Nude Descending a Staircase, No. 2 by Marcel DuchampPosted: September 28, 2011
Marcel Duchamp (28 July 1887 – 2 October 1968) was a French artist whose work is most often associated with the Dadaist and Surrealist movements. Considered by some to be one of the most important artists of the 20th century, Duchamp’s output influenced the development of post-World War I Western art. He advised modern art collectors, such as Peggy Guggenheim and other prominent figures, thereby helping to shape the tastes of Western art during this period.
Duchamp challenged conventional thought about artistic processes and art marketing, not so much by writing, but through subversive actions such as dubbing a urinal art and naming it Fountain. He produced relatively few artworks, while moving quickly through the avant-garde circles of his time.
The creative act is not performed by the artist alone; the spectator brings the work in contact with the external world by deciphering and interpreting its inner qualifications and thus adds his contribution to the creative act.
Duchamp’s first work to provoke significant controversy was Nude Descending a Staircase, No. 2 (Nu descendant un escalier n° 2) (1912). The painting depicts the mechanistic motion of a nude, with superimposed facets, similar to motion pictures. It shows elements of both the fragmentation and synthesis of the Cubists, and the movement and dynamism of the Futurists.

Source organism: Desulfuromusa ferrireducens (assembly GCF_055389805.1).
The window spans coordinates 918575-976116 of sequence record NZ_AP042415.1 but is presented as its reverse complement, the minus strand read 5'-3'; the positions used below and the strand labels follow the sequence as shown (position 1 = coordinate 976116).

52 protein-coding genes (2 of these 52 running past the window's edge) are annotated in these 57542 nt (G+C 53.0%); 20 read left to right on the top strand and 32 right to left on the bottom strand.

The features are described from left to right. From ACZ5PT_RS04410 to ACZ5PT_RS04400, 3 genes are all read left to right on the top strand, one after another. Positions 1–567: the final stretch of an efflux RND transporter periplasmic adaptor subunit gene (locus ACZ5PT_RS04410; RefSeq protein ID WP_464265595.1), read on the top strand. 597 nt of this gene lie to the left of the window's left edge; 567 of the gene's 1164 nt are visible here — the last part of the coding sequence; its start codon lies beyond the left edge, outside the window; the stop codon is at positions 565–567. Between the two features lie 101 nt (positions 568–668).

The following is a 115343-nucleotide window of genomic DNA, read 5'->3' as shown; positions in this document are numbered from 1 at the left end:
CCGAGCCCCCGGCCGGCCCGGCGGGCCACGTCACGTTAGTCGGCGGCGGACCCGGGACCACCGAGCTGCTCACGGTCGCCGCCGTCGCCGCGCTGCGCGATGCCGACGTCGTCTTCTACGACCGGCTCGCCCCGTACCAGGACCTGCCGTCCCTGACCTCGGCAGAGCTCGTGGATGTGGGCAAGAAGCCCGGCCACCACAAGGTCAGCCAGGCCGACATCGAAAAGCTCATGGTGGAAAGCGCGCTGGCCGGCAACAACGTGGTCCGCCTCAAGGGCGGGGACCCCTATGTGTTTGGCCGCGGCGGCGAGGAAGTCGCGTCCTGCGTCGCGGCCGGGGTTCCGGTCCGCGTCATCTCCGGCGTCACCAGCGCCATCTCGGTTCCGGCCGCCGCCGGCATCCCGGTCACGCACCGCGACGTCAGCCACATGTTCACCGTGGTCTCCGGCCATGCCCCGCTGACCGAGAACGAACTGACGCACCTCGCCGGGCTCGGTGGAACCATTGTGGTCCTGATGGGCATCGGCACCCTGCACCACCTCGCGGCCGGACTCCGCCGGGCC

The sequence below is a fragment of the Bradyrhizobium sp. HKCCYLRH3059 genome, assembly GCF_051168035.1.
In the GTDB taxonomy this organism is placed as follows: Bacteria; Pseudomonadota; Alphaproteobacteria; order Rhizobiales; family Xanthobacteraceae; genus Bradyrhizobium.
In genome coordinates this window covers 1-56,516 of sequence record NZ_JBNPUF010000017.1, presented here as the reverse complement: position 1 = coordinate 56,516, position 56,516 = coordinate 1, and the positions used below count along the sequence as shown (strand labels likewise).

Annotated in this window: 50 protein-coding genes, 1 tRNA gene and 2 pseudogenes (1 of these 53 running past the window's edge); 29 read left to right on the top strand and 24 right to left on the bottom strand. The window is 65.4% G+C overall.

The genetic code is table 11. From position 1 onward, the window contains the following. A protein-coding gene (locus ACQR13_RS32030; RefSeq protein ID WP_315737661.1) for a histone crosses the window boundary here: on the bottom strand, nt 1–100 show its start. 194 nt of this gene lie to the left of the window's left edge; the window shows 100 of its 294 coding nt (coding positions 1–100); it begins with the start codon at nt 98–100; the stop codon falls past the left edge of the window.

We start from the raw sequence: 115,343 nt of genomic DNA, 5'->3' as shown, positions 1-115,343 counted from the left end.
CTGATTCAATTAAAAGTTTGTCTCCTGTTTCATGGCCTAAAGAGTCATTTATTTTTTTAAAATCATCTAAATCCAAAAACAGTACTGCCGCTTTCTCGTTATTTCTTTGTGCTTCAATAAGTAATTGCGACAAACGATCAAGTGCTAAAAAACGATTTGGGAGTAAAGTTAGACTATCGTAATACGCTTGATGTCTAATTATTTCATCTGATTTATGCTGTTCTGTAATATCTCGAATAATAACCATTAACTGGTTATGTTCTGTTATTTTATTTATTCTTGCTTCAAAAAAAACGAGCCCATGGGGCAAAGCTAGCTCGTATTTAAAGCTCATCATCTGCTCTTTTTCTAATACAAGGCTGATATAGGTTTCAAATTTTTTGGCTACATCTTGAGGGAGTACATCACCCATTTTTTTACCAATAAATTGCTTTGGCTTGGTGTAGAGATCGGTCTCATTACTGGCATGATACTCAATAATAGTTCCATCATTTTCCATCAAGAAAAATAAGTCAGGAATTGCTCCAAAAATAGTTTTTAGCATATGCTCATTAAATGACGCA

He first submitted the piece to appear at the Cubist Salon des Indépendants, but jurist Albert Gleizes asked Duchamp’s brothers to have him voluntarily withdraw the painting, or to paint over the title that he had painted on the work and rename it something else. Duchamp’s brothers did approach him with Gleizes’ request, but Duchamp quietly refused. Of the incident Duchamp later recalled, “I said nothing to my brothers. But I went immediately to the show and took my painting home in a taxi. It was really a turning point in my life, I can assure you. I saw that I would not be very much interested in groups after that.”
He later submitted the painting to the 1913 “Armory Show” in New York City. The exhibition was officially named the International Exhibition of Modern Art, displayed works of American artists, and was also the first major exhibition of modern trends coming out of Paris. American show-goers, accustomed to realistic art, were scandalized, and the Nude was at the center of much of the controversy.